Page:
Academic journal article The Australian Journal of Politics and History

Sacred Sovereigns and Punishable War Crimes: The Ambivalence of the Wilson Administration towards a Trial of Kaiser Wilhelm II *

Academic journal article The Australian Journal of Politics and History

Sacred Sovereigns and Punishable War Crimes: The Ambivalence of the Wilson Administration towards a Trial of Kaiser Wilhelm II *

Article excerpt

At the conclusion of the First World War, German guilt surrounding the origins of the conflict was decided by executive decision between the Allied victors. A neutral inquiry into the origins of the Great War was considered unnecessary, since German responsibility was assumed: the war had stemmed from the policies of the German state, along with its abusive practices during the conflict, which were considered radically different from the conduct of previous wars. (1) The Commission on Responsibility of the Authors of the War and on Enforcement of Penalties submitted its preliminary report on 29 March 1919 to the delegates. (2) The report expressed a profound shock at German atrocities, the Commissioners asserting that they had gathered "abundant evidence of outrages of every description committed on land, at sea, and in the air, against the laws and customs of war and the laws of humanity". (3) To distance Allied war aims and methods from any suggestion of moral equivalence, the German atrocities were described as unprecedented and against civilization's values: "Germany and her allies have piled outrage upon outrage." (4) The nature of the war, the first of its type in the industrial age on such a massive scale with enormous casualties and suffering, made it easier to personalise responsibility. (5) The Wilson Administration was of a similar view, convinced that the Prussian menace had to be extinguished as a threat to civilization, though its methods of doing so were more restrained. (6) The US Government did "not consider [that] the German note [rejecting Articles 227-231 of the treaty] requires a reply as the responsibility of Germany for the war has already been established". (7)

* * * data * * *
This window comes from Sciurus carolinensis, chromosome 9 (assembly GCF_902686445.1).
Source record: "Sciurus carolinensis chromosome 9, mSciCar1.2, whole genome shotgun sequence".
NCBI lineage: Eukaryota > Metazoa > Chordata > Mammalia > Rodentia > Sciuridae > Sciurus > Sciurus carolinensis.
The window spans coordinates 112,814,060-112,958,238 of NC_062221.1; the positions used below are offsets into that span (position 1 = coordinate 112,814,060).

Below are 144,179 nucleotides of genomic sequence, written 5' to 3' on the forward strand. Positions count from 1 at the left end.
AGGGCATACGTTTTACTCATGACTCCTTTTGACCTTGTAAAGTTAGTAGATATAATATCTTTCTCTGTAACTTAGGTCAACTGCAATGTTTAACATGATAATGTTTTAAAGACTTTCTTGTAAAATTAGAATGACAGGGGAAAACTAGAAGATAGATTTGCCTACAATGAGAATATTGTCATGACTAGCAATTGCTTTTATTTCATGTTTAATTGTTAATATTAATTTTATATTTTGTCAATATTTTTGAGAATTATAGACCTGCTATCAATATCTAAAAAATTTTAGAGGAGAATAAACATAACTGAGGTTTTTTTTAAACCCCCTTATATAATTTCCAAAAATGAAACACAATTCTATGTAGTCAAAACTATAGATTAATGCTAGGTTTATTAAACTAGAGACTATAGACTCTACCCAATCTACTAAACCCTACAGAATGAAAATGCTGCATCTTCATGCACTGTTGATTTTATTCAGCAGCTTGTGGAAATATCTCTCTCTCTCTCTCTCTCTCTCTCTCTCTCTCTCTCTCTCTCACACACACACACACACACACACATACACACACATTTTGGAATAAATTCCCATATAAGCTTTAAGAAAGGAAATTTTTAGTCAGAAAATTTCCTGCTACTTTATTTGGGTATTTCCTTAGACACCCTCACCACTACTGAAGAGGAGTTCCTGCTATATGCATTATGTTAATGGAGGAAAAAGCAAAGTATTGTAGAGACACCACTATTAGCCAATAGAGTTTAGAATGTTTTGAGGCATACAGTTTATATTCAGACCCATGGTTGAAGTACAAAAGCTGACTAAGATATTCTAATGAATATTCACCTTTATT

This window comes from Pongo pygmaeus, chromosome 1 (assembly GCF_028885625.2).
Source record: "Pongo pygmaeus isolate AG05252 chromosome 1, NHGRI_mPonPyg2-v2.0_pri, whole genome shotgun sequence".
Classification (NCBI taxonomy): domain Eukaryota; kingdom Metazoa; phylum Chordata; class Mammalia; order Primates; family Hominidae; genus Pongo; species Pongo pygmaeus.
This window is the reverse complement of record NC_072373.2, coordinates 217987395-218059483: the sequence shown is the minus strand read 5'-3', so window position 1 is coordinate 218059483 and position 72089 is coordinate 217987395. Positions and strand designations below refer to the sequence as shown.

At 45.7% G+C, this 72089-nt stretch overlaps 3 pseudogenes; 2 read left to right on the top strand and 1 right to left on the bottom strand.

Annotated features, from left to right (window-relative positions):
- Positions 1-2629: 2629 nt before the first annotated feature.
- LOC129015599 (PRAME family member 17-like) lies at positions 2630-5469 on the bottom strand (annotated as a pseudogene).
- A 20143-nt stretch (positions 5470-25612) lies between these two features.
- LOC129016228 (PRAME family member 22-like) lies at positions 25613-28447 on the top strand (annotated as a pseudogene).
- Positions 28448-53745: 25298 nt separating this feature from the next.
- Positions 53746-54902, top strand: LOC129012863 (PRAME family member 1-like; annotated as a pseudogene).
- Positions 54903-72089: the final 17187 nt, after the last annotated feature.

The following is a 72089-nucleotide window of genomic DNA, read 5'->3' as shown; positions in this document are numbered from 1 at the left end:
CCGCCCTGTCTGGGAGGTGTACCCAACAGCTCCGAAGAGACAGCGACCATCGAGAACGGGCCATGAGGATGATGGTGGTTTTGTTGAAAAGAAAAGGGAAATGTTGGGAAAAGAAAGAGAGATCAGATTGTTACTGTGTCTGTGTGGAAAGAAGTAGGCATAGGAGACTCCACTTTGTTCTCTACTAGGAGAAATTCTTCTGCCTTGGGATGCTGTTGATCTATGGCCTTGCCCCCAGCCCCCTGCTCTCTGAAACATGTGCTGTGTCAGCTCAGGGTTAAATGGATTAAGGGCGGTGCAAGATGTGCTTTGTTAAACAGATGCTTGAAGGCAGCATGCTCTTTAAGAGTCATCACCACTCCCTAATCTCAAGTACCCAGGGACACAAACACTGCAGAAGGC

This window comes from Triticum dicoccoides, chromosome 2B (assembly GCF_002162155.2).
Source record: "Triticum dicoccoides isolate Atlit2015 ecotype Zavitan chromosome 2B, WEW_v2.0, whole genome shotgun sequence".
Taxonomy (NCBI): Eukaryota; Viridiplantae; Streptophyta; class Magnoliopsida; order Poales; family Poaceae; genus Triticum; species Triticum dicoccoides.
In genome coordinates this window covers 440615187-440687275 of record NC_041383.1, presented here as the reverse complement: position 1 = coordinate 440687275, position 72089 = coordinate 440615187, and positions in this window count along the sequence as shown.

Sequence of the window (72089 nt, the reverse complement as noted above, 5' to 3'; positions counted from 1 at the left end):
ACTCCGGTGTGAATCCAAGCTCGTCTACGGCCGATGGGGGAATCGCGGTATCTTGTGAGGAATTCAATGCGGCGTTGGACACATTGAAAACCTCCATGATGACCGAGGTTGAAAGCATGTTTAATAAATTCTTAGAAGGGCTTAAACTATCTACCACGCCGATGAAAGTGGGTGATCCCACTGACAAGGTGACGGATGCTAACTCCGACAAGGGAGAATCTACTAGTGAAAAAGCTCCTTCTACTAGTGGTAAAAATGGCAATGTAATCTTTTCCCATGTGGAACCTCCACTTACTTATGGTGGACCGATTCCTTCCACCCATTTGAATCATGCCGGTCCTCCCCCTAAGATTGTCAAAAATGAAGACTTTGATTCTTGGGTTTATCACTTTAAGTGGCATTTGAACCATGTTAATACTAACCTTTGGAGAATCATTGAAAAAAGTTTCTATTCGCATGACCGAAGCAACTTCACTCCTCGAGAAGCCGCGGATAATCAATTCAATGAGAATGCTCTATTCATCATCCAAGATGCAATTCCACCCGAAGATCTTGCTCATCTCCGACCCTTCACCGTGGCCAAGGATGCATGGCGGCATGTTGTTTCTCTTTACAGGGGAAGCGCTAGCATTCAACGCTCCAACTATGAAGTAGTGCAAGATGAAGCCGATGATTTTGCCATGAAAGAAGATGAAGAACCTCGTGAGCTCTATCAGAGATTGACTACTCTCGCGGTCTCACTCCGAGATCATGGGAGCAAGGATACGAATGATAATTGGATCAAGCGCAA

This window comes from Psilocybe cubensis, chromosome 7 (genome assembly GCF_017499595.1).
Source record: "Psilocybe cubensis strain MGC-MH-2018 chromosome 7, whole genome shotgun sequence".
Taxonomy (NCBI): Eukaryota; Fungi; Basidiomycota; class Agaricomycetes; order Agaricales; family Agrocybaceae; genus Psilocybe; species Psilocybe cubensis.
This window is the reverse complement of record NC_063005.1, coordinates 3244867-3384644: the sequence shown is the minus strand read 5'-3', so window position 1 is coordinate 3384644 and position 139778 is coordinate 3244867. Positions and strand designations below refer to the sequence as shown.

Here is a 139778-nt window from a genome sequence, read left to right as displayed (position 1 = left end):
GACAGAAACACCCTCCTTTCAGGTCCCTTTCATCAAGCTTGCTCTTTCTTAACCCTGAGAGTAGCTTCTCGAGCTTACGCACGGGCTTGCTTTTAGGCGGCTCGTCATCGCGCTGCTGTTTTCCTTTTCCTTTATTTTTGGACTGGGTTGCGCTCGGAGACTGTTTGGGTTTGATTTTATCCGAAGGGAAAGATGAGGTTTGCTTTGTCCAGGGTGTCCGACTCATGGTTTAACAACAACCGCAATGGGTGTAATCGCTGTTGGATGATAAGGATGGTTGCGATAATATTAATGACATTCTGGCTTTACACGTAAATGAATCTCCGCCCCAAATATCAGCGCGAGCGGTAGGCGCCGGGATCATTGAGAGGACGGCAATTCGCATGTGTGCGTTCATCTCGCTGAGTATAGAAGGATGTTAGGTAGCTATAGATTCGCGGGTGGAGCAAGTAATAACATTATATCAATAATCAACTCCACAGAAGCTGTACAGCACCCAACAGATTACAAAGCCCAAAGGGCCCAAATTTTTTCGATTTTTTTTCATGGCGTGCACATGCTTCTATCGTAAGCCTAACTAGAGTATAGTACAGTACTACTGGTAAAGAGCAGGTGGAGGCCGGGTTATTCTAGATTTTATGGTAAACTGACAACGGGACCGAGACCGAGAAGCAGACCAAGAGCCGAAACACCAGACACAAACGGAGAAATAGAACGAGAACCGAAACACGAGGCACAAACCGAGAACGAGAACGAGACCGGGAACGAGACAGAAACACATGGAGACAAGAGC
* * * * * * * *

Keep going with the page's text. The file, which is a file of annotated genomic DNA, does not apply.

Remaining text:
While the Allies were in general agreement about German guilt, they were divided on how best to punish Germany. One matter attracting considerable dispute was the issue of how to punish war crimes supposedly committed by government leaders of a country, an issue which would become a sticking point between the victors. The extent of German crimes committed during the Great War still provokes scholarly interest, with a most recent work by John Home and Alan Kramer on the subject of German atrocities in the First World War providing a corrective to the allegations that most Allied accusations on the subject were mere "propaganda". (8) But how was the purported liability of Germany's leaders for war crimes resolved in 1919? (9) Importantly, how did American official and public discourses on the subject shape the image of sovereign culpability, its dimensions, its importance as a credible subject of international law and politics? Why, when German Ambassador to Paris Baron von Lersner was presented with the names of 896 German war crime suspects on 3 February 1920, was the Kaiser absent from the list? (10) The issue is particularly relevant in understanding the political processes behind the prosecution of heads of state for crimes at international law, especially given the growing international interest in the punishment of atrocities. The jurisprudence arising from the Rwanda and Yugoslavia Tribunals, the laws of universal jurisdiction enacted by Belgium in 1993, and the tribunals set up in Sierra Leone, demonstrate a remarkable growth in the subject of commander responsibility and an erosion of the principle of a head of state's immunity from prosecution. (11) The trial of former Chilean dictator Augusto Pinochet in England for various crimes against humanity in 1998, including torture, may have also "marked a turning point in international law". (12) The House of Lords seemed to indicate that the immunity of a head of state from prosecution does not cover "core crimes" such as genocide, war crimes, and crimes against humanity, leaving the way open for another revaluation of a sovereign's immunity for grave offences. (13) The trial of former Iraqi dictator Saddam Hussein by a special Iraqi tribunal also presents another stage in this evolution. …

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